We’re still working on the details of how licensing will work for server-based instances of Rhino. Here’s our current strategy:
Option 1: Core-Hour Billing
Soon, you’ll be able to enable Core-Hour billing on a Cloud Zoo team, add a credit card on file, then add one or more service accounts to that team. When Rhino is logged in to a service account and is running on a Windows Server-based operating system, you will be billed $0.10 per core per hour that Rhino is running (pro-rated per minute).
This means that if you have Rhino running for 1 hour on a 32-core machine, you’ll be billed $1.60.
Billing is based on uptime, not on usage - we don’t track the activity of each core, just that you have one running with Rhino. You can scale your workloads up and down to optimize performance and cost to you.
**Option 2 - Perpetual Licensing**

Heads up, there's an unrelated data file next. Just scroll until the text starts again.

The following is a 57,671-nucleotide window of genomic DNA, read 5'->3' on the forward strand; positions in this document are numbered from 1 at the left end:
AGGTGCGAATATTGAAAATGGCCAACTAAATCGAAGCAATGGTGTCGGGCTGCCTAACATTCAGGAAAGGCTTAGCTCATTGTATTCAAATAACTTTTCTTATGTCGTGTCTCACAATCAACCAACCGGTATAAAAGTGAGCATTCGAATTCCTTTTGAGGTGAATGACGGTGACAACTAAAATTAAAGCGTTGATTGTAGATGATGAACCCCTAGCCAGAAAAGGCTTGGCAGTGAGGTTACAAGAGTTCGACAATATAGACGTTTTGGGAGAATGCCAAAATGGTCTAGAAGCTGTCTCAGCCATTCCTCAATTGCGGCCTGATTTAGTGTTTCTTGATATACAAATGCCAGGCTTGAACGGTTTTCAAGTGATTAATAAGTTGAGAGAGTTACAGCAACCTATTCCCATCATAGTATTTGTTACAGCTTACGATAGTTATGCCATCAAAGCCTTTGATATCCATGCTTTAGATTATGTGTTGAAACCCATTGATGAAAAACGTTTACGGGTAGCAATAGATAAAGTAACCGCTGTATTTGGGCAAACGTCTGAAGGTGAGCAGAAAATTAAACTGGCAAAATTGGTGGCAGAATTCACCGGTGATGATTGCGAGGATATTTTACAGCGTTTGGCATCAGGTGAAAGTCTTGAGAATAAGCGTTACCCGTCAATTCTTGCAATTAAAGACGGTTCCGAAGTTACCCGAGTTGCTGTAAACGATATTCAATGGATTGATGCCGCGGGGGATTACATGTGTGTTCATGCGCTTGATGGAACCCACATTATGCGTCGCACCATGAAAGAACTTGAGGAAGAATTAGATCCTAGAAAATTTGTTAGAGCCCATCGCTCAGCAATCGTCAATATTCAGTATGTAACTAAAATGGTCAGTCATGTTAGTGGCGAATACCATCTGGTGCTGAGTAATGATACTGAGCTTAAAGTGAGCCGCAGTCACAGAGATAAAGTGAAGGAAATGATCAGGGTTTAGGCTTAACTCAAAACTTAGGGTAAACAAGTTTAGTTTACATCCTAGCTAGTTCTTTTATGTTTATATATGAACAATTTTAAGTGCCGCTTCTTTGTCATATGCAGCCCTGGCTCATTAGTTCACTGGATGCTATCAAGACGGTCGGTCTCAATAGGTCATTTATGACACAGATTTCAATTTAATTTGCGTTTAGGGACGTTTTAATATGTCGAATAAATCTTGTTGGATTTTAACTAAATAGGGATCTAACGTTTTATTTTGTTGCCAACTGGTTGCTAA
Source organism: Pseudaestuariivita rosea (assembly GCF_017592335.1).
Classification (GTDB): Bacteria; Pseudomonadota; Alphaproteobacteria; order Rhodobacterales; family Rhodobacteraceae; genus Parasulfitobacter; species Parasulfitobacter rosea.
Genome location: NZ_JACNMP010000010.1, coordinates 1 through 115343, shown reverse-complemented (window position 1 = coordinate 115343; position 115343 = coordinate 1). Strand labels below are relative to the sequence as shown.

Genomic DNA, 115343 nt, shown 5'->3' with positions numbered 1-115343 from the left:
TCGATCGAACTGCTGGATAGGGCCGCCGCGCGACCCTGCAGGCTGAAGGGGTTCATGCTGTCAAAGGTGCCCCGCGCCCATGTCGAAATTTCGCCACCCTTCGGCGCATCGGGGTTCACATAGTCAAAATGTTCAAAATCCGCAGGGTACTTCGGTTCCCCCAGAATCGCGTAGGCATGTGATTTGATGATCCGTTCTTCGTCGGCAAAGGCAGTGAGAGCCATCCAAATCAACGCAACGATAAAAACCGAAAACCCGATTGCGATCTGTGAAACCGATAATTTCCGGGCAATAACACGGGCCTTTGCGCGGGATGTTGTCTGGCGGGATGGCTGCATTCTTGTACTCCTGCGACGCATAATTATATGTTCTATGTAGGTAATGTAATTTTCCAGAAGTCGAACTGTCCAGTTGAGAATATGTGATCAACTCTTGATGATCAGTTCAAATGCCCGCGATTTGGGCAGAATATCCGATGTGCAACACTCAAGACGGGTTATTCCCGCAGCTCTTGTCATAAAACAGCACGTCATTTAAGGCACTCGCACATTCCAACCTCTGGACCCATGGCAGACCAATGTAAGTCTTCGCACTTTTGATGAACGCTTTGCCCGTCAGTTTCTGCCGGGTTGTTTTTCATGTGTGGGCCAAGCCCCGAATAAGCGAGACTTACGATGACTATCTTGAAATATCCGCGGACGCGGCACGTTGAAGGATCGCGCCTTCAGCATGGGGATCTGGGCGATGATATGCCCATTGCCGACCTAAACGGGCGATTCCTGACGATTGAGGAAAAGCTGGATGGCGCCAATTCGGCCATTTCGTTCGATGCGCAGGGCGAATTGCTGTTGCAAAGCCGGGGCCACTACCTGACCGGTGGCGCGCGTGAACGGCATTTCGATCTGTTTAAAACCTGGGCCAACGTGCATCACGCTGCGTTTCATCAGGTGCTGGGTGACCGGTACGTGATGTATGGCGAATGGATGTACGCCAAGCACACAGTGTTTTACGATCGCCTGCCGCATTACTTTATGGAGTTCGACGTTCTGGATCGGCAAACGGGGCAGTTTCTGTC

Ordinary Rhino 7 licenses will act as per-core licenses on Windows Server. If you have the same 32-core machine running on Windows Server, but licensed using the [Zoo](https://www.rhino3d.com/zoo), Rhino will request 32 simultaneous licenses from the Zoo. If there are not 32 licenses in the Zoo, Rhino will fail to start.
This extends our perpetual licensing for desktops using the same license key infrastructure. Your licenses can be licensed to servers in the Zoo, or to desktop clients in the Zoo, Cloud Zoo, or single-computer licensing.
Edit Oct 23,2019: We’re now considering removing the perpetual licensing model for server-based licenses.
Single computer licensing not supported on Windows Server
When running on Windows Server, it will not be possible to enter a license key to run as a single-computer license, as Rhino requires a license per core. That feature is only supported via core-hour billing or Zoo-based perpetual licensing, as described above.